(intuition = impressions) Kant argued that having a concept in place is a precondition of any experience. This is a transcendental argument as it seeks to suggest that something is necessary for the possibility of something else. Kant argues that there are fundamental categories that are applied to the raw data we receive and these combine to give us our sense experience of the world. This peocess is carried out automatically by the mind and must happen for any mind to have an experience of the world. These categories are apriori as they are not derived from experience. Indeed they are the precondition of any experience happening in the first place. Kant and the 12 categorizes by which the mind organizes the raw data and so makes experiences possible:

a) Categories of Quantity: Unity, Plurality, Totality.
b) Categories of Quality: Reality, Negation, Limitation
c) Categories of Relation: Substance and Accident, Causality and Dependence, Community and Interaction.
d) Categories of Modality: Possibility - Impossibility, Existence - Nonexistence, Necessity - Contingency.
in addition, Kant also claimed that there are two futher more important features that the mind adds through raw data in order to make an experience;
Time and Space
Time: time is the form of ALL impressions, both inner and outer. Events we experience in the mind i.e happiness, occur in time but not in space.
Space: Is the form of our outer impressions; everything we wxperience of the physical world is automatically in space. (events in the mind i.e happiness are not spatial.) Two main Conceptual Schemes...
Kant's Conceptual Scheme - Apriori
Sapir-Wholf's Conceptual Scheme - Aposteriori These Apriori categories that combine to give us our sense experience of the world... Categories- Hume on Causation:
Hume pointed out that we don't derive our concepts of any specific experience. We just experience tow things which do not resemble each other, a "this and then that" type of experience. In other words, Hume suggested that the idea of cause is not derived from any particular impression. But because we are used to experiencing these two things 'constantly conjoined', our idea of cause is brought about, by a habit of the mind through experience, and so is developed aposteriori. Categories - Kant on Causation:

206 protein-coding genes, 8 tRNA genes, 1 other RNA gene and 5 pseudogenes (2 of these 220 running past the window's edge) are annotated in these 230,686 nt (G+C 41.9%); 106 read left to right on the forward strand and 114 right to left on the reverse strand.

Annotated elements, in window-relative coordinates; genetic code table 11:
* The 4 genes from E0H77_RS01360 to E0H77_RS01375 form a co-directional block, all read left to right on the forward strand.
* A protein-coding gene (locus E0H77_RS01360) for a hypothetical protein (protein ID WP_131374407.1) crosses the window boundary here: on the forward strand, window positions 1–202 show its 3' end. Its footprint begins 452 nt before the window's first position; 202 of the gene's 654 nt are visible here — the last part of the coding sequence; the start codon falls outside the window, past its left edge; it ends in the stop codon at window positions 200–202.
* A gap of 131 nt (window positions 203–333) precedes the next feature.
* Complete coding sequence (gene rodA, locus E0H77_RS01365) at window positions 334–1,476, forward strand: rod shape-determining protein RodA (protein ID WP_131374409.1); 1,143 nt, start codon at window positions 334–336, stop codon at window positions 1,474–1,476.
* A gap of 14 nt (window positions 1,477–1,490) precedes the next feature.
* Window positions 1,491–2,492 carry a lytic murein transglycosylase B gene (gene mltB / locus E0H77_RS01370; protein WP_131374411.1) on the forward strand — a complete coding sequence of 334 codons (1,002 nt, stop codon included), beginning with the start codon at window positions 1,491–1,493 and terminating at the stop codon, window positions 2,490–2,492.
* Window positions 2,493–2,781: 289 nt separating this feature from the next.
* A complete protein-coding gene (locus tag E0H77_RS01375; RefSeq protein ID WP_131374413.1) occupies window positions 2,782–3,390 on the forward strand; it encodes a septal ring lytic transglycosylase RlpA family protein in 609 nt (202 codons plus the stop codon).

Kant agrees with Hume that the idea of cause is not derived from any particular impression. However, he argues that causation is one of the categories by which raw data from the world are turned into an intelligible experience in the mind. Causation is one of the 'a priori' concepts needed for any experience to occur. Because of this we can not help view the world as a sequence of causes and effects rather then a series unconnected events. We experience the world as casual because the data from the world has been categorized using concept of cause. The conception of cause is necessary part of our conceptual schemes and with out it would our experiences of the world would be unintelligible; it would not form part of a coherent structure. Categories - Kant on Matter:
It is also suggested that the concept of matter is not derived directly from our experiences. We experience colours, textures ect but do not actually perceive the matter itself. Matter is what is assumed to be lurking behind the these impressions. To illustrate this point, we can refer to the brain in the vat though experiments, which suggests that our experiences might not be caused by matter its self. (another example is the MATRIX, where experiences are caused by a computer.)
So for empiricists such as Condillac it would always be problematic to explain the origin of our concept of matter as distinct from our sense impressions.
Kant agrees that the concept of matter is not directly derived from undeniably perceived that world has been filled with material objects, and, as with causation, Kant argues that this is because our mind categorizes the raw data with the concept of substance. Without this experience of the world would be unintelligible. Categories - Kant on Unity:
(Unity - the idea that there are discrete entities separate from other entities).